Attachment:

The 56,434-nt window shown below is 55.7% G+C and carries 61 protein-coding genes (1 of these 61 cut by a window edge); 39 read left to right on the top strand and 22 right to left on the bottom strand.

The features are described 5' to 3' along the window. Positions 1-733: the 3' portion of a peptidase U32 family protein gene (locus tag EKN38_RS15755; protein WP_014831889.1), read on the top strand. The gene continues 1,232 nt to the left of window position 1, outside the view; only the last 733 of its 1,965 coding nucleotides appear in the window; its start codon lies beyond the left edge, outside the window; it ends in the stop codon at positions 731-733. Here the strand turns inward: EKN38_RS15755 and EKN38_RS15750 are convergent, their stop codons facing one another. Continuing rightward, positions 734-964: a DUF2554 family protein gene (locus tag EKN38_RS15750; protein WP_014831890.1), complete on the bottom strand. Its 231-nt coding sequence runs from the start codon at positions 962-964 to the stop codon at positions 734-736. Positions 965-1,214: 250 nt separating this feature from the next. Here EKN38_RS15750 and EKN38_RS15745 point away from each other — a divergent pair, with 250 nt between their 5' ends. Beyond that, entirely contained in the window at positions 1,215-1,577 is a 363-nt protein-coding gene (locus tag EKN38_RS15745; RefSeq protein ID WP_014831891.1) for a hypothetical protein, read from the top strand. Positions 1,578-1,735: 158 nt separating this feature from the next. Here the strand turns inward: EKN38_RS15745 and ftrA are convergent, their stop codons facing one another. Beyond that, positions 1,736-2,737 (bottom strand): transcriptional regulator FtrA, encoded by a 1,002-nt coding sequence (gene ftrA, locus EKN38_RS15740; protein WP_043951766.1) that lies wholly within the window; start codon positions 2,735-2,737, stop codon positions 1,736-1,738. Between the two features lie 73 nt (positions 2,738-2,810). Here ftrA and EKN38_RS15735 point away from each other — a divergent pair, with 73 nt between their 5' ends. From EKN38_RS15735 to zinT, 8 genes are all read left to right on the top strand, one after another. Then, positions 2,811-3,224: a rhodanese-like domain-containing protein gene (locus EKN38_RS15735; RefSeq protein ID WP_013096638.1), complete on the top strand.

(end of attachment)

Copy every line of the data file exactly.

The 56,434-nt window shown below is 55.7% G+C and carries 61 protein-coding genes (1 of these 61 cut by a window edge); 39 read left to right on the top strand and 22 right to left on the bottom strand.

The features are described 5' to 3' along the window. Positions 1-733: the 3' portion of a peptidase U32 family protein gene (locus tag EKN38_RS15755; protein WP_014831889.1), read on the top strand. The gene continues 1,232 nt to the left of window position 1, outside the view; only the last 733 of its 1,965 coding nucleotides appear in the window; its start codon lies beyond the left edge, outside the window; it ends in the stop codon at positions 731-733. Here the strand turns inward: EKN38_RS15755 and EKN38_RS15750 are convergent, their stop codons facing one another. Continuing rightward, positions 734-964: a DUF2554 family protein gene (locus tag EKN38_RS15750; protein WP_014831890.1), complete on the bottom strand. Its 231-nt coding sequence runs from the start codon at positions 962-964 to the stop codon at positions 734-736. Positions 965-1,214: 250 nt separating this feature from the next. Here EKN38_RS15750 and EKN38_RS15745 point away from each other — a divergent pair, with 250 nt between their 5' ends. Beyond that, entirely contained in the window at positions 1,215-1,577 is a 363-nt protein-coding gene (locus tag EKN38_RS15745; RefSeq protein ID WP_014831891.1) for a hypothetical protein, read from the top strand. Positions 1,578-1,735: 158 nt separating this feature from the next. Here the strand turns inward: EKN38_RS15745 and ftrA are convergent, their stop codons facing one another. Beyond that, positions 1,736-2,737 (bottom strand): transcriptional regulator FtrA, encoded by a 1,002-nt coding sequence (gene ftrA, locus EKN38_RS15740; protein WP_043951766.1) that lies wholly within the window; start codon positions 2,735-2,737, stop codon positions 1,736-1,738. Between the two features lie 73 nt (positions 2,738-2,810). Here ftrA and EKN38_RS15735 point away from each other — a divergent pair, with 73 nt between their 5' ends. From EKN38_RS15735 to zinT, 8 genes are all read left to right on the top strand, one after another. Then, positions 2,811-3,224: a rhodanese-like domain-containing protein gene (locus EKN38_RS15735; RefSeq protein ID WP_013096638.1), complete on the top strand.